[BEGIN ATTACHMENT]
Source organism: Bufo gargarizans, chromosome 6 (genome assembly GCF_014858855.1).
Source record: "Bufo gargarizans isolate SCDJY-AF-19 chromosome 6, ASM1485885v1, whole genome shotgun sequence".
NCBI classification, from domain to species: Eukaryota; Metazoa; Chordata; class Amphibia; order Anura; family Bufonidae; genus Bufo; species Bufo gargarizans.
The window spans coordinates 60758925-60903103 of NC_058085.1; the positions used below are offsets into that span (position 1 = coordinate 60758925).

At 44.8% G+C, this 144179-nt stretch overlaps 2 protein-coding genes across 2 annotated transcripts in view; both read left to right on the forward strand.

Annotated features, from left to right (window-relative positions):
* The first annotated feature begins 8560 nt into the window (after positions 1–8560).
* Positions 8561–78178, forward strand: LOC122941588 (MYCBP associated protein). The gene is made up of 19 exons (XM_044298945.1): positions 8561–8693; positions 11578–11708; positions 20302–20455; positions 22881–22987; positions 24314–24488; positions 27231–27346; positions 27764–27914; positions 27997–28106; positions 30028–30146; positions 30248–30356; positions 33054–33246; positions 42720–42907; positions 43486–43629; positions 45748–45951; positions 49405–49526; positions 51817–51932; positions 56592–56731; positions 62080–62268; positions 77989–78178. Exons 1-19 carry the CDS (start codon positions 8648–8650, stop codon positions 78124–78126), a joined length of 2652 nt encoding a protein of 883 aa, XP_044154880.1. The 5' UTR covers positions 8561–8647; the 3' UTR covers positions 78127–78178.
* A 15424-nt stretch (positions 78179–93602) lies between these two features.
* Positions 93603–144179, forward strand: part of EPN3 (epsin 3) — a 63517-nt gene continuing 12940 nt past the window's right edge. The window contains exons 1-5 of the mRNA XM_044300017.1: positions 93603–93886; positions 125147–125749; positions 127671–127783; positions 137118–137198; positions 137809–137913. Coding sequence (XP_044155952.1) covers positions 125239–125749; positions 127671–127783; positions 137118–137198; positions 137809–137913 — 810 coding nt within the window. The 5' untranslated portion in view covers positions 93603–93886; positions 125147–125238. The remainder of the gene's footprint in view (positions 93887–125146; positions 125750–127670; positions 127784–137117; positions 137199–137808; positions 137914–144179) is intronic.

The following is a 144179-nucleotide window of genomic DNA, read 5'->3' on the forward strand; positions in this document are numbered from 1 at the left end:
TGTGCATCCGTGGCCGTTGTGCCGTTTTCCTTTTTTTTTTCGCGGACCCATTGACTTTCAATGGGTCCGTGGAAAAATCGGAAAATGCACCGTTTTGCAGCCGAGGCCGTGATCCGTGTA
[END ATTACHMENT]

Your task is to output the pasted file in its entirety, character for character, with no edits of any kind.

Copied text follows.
Source organism: Bufo gargarizans, chromosome 6 (genome assembly GCF_014858855.1).
Source record: "Bufo gargarizans isolate SCDJY-AF-19 chromosome 6, ASM1485885v1, whole genome shotgun sequence".
NCBI classification, from domain to species: Eukaryota; Metazoa; Chordata; class Amphibia; order Anura; family Bufonidae; genus Bufo; species Bufo gargarizans.
The window spans coordinates 60758925-60903103 of NC_058085.1; the positions used below are offsets into that span (position 1 = coordinate 60758925).

At 44.8% G+C, this 144179-nt stretch overlaps 2 protein-coding genes across 2 annotated transcripts in view; both read left to right on the forward strand.

Annotated features, from left to right (window-relative positions):
* The first annotated feature begins 8560 nt into the window (after positions 1–8560).
* Positions 8561–78178, forward strand: LOC122941588 (MYCBP associated protein). The gene is made up of 19 exons (XM_044298945.1): positions 8561–8693; positions 11578–11708; positions 20302–20455; positions 22881–22987; positions 24314–24488; positions 27231–27346; positions 27764–27914; positions 27997–28106; positions 30028–30146; positions 30248–30356; positions 33054–33246; positions 42720–42907; positions 43486–43629; positions 45748–45951; positions 49405–49526; positions 51817–51932; positions 56592–56731; positions 62080–62268; positions 77989–78178. Exons 1-19 carry the CDS (start codon positions 8648–8650, stop codon positions 78124–78126), a joined length of 2652 nt encoding a protein of 883 aa, XP_044154880.1. The 5' UTR covers positions 8561–8647; the 3' UTR covers positions 78127–78178.
* A 15424-nt stretch (positions 78179–93602) lies between these two features.
* Positions 93603–144179, forward strand: part of EPN3 (epsin 3) — a 63517-nt gene continuing 12940 nt past the window's right edge. The window contains exons 1-5 of the mRNA XM_044300017.1: positions 93603–93886; positions 125147–125749; positions 127671–127783; positions 137118–137198; positions 137809–137913. Coding sequence (XP_044155952.1) covers positions 125239–125749; positions 127671–127783; positions 137118–137198; positions 137809–137913 — 810 coding nt within the window. The 5' untranslated portion in view covers positions 93603–93886; positions 125147–125238. The remainder of the gene's footprint in view (positions 93887–125146; positions 125750–127670; positions 127784–137117; positions 137199–137808; positions 137914–144179) is intronic.

The following is a 144179-nucleotide window of genomic DNA, read 5'->3' on the forward strand; positions in this document are numbered from 1 at the left end:
TGTGCATCCGTGGCCGTTGTGCCGTTTTCCTTTTTTTTTTCGCGGACCCATTGACTTTCAATGGGTCCGTGGAAAAATCGGAAAATGCACCGTTTTGCAGCCGAGGCCGTGATCCGTGTA